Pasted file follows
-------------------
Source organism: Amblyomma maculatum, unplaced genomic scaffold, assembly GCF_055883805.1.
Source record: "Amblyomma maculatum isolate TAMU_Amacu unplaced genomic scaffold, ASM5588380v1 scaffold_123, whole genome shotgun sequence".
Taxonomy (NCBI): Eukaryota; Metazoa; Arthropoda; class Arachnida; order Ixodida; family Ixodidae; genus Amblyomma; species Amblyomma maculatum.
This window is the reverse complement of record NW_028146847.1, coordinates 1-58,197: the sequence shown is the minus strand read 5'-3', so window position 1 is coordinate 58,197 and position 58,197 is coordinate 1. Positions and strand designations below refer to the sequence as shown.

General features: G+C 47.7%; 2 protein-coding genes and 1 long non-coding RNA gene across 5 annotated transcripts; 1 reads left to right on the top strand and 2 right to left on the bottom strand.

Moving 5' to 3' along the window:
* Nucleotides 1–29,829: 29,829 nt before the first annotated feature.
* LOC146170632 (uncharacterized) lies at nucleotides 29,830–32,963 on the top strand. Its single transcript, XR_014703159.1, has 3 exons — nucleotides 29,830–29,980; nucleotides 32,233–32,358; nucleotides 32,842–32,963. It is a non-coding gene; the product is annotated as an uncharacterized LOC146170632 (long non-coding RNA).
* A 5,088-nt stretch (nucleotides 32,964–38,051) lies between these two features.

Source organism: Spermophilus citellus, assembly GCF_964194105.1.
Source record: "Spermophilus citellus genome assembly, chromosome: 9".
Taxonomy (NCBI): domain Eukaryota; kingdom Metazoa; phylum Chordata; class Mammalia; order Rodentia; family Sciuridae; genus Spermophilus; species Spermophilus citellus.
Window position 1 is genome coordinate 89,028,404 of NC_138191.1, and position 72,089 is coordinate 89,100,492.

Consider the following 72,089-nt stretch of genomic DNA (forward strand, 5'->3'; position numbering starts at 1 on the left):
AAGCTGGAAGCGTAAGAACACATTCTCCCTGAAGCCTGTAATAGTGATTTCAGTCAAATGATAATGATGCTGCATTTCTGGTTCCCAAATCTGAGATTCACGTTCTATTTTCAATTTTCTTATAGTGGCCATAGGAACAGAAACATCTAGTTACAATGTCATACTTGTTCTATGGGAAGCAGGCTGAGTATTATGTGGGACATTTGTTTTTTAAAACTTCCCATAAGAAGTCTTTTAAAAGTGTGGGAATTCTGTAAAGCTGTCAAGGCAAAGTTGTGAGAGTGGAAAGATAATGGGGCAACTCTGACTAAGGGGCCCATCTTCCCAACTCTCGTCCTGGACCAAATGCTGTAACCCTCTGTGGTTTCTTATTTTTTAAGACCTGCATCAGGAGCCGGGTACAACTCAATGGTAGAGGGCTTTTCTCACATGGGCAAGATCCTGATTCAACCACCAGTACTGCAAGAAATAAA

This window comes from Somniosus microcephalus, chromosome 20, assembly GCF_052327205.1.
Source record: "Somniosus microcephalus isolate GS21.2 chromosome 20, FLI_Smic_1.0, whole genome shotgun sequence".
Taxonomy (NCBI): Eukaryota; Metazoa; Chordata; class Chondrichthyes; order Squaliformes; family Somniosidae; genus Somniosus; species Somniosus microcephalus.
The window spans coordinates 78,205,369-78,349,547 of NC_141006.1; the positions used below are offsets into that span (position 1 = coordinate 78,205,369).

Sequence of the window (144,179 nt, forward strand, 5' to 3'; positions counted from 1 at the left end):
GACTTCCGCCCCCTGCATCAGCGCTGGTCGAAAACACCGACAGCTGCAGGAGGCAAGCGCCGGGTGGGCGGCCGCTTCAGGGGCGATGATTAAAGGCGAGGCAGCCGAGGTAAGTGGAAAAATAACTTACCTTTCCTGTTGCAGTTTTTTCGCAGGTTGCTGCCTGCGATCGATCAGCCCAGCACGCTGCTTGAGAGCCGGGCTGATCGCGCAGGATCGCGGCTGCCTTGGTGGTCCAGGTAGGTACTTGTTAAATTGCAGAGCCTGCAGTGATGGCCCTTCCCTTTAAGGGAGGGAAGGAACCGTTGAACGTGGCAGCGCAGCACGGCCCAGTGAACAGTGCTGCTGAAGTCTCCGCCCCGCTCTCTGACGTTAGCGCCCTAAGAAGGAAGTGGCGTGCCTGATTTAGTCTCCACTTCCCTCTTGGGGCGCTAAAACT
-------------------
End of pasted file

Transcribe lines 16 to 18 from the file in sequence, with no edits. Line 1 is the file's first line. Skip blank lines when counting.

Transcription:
This window comes from Somniosus microcephalus, chromosome 20, assembly GCF_052327205.1.
Source record: "Somniosus microcephalus isolate GS21.2 chromosome 20, FLI_Smic_1.0, whole genome shotgun sequence".
Taxonomy (NCBI): Eukaryota; Metazoa; Chordata; class Chondrichthyes; order Squaliformes; family Somniosidae; genus Somniosus; species Somniosus microcephalus.